* A transcript is available, thanks to the generosity of supporters. Please consider joining them.
What is the value of functional foods?
Açai, goji, chia. Pepino, mangosteen, rambutan. Quinoa, teff, fonio. Names to conjure with, especially if you’re in the business of selling food dreams. All of them have been touted at one time or another as being the next big thing. Superfoods that can cure all the ills that ail you. Many more mundane foods — chocolate, coffee, red wine — have mutated into functional foods, imbued with power to promote good health and fight disease.
“[B]etween 2011 and 2015 there was a phenomenal 202% increase globally in the number of new food and drink products launched containing the terms ‘superfood’, ‘superfruit’ or ‘supergrain’,” according to Mintel research.
Whether you believe the claims — I remain dubious — there’s one group of people that these foods could definitely help: the farmers who grow them. There are, however, reasons to be cautious.
A recent issue of the journal Choices brought together a set of case studies from Central and South America. I chatted to Trent Blare, one of the two editors of that issue, about some of the success stories and some of the difficulties.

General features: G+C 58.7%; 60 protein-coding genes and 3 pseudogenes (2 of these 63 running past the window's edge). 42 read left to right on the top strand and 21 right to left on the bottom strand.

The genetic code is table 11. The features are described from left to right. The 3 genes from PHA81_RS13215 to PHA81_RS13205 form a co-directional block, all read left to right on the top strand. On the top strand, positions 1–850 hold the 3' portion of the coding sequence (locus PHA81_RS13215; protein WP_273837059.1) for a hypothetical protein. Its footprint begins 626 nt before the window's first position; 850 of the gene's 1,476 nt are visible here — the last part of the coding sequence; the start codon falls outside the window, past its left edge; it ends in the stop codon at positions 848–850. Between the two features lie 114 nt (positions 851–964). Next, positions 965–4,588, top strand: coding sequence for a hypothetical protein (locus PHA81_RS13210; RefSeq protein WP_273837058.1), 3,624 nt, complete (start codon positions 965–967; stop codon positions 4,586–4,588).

* Choices Magazine Online: Functional Foods: Fad or Path to Prosperity?
* Chocolate really does “contribute to normal blood flow”.
* But here’s what Harvard School of Public Health thinks about superfoods.
* And that enlightened Swiss chocolate company Trent Blare mentioned? That would be Choba Choba.
* A transcript? Sure, as soon as it is ready.
* Cover photo by Neil Palmer/CIAT shows a lulo farmer in Darién, Colombia. Banner image of açai fruits in Brazil by Kate Evans/CIFOR.
Love this traveler/ writer/ food aficionado so delighted to find this well presented and intelligent podcast. Coupling my intense desire to get back to traveling with my unending desire to learn about foodways from all over the eatable globe. Thank you both for a nourishing interview.
So well researched and interesting!
Jeremy creates such an amazing podcast. I’ve learned a lot of fascinating things from all around the world. His narration, remarks, humor and music are perfection!
Enjoy his bites of the food world